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Rhode Island Supreme Court Holds Mother Cannot Relocate Children to Australia

Legal News Gavel

In a recent decision, the Rhode Island Supreme Court denied a mother’s relocation request. The couple was divorced, and the mother wanted to move with the couple’s four children to Australia. However, the children’s father was staying in Rhode Island. If you are a divorced parent who wants to relocate with your children, or your ex is trying to relocate with the children and you do not want them to move, you should contact a skilled Rhode Island Family Court attorney to help you make your case to the judge.

Facts of the Case

The mother is a citizen of Australia and a legal permanent resident in the United States. The father is a citizen of the United States, and the children have dual citizenship. The parties were married in Australia, but currently live in Rhode Island. After the divorce, the children lived with the mother, but the father had frequent visitation.

The mother requested that the court allow her to relocate with the children to Australia. She testified that she wanted to move there to be closer to her family, to get more education, and have better job prospects. She proposed that the children could visit their father in Rhode Island during school breaks and he was welcome to visit them in Australia whenever he wanted. The father objected to the proposed move because it would interfere with his ability to see the children on a regular basis. While the father had some problems in the past with alcohol that disrupted his relationships with the children, he had been sober for years and was working on mending his relationship with the kids.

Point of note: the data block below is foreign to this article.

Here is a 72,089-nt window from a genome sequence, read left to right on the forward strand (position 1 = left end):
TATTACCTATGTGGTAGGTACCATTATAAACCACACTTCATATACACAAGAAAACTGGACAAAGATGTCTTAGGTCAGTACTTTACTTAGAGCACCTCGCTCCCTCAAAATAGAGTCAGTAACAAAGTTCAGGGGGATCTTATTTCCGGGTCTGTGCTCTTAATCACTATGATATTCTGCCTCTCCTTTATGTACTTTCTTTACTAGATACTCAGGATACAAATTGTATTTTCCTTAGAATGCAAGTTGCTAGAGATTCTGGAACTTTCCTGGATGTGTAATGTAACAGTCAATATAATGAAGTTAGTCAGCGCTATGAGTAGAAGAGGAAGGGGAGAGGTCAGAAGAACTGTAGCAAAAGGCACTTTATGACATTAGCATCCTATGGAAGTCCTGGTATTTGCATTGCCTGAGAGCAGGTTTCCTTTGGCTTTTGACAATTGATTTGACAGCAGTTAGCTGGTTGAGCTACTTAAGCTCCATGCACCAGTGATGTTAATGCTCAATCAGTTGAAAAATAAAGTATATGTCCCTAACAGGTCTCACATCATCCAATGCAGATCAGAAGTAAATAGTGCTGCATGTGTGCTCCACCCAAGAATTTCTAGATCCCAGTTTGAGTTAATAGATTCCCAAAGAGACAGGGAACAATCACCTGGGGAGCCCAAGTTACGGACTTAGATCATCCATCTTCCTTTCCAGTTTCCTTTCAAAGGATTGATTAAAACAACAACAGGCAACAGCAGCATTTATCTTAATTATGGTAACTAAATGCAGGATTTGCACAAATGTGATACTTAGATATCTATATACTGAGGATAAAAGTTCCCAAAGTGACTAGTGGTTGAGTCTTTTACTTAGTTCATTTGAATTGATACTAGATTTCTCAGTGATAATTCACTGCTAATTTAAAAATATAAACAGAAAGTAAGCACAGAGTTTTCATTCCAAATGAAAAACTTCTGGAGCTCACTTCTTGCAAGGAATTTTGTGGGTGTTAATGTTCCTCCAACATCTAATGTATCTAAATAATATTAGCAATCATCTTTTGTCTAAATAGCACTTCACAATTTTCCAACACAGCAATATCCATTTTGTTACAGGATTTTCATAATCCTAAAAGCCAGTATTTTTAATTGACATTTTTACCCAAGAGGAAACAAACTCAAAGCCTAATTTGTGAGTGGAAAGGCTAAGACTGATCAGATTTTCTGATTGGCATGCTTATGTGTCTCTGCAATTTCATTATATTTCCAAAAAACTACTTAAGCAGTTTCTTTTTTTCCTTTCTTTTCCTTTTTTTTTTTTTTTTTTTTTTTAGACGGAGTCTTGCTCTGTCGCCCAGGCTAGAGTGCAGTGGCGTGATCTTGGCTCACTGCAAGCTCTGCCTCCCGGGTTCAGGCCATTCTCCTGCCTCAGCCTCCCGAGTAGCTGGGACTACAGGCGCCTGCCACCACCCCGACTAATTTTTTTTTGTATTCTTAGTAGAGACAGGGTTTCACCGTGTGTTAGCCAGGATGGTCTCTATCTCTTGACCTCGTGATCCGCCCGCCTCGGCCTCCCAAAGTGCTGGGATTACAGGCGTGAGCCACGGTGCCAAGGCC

Best Interests of the Child

When family courts address relocation cases like this one, the standard they use is “the best interests of the child.” On this review, the Rhode Island Supreme Court can only overturn the family court ruling if they find that the family court judge abused their discretion, the outcome was based on misconstrued facts, or the outcome was clearly wrong. None of those factors applied in this case.

When deciding whether to allow relocation, there are many factors the court will look at to make the determination of whether the relocation is in the best interests of the children. Some of the factors that the court will look at include: the relationship between the parents and the children, the likelihood that the relocation will improve the quality of life for the children and parents, the impact of the relocation on the children, and the feasibility of preserving the relationship between the children and the non-relocating parent. Courts will also look at any other factor they find relevant, including the wishes of the children if they are old enough to express a preference.

Here, the trial court judge denied the relocation. The judge was concerned that the move would essentially sever the relationship between the father and his children. The costs of traveling to Australia are significant, and neither party in this case has a lot of money. Further, the judge was worried that the mother would take advantage of the geographic separation to further alienate the father, as the former couple had a very acrimonious relationship. The Appeals Court judges found no reversible error in the trial court judge’s analysis sufficient to overturn the decision. Thus, the denial of the mother’s relocation petition was upheld.

Contact an Experienced Rhode Island Family Law Attorney Today!

If your kids live with you and you want to move a significant distance, you may need approval of the family court. The knowledgeable family law attorneys at Bilodeau Capalbo, LLC, can help make your case to the judge as persuasively as possible. Call (401) 300-4055 or use the form on this web site to contact us today for a consultation!

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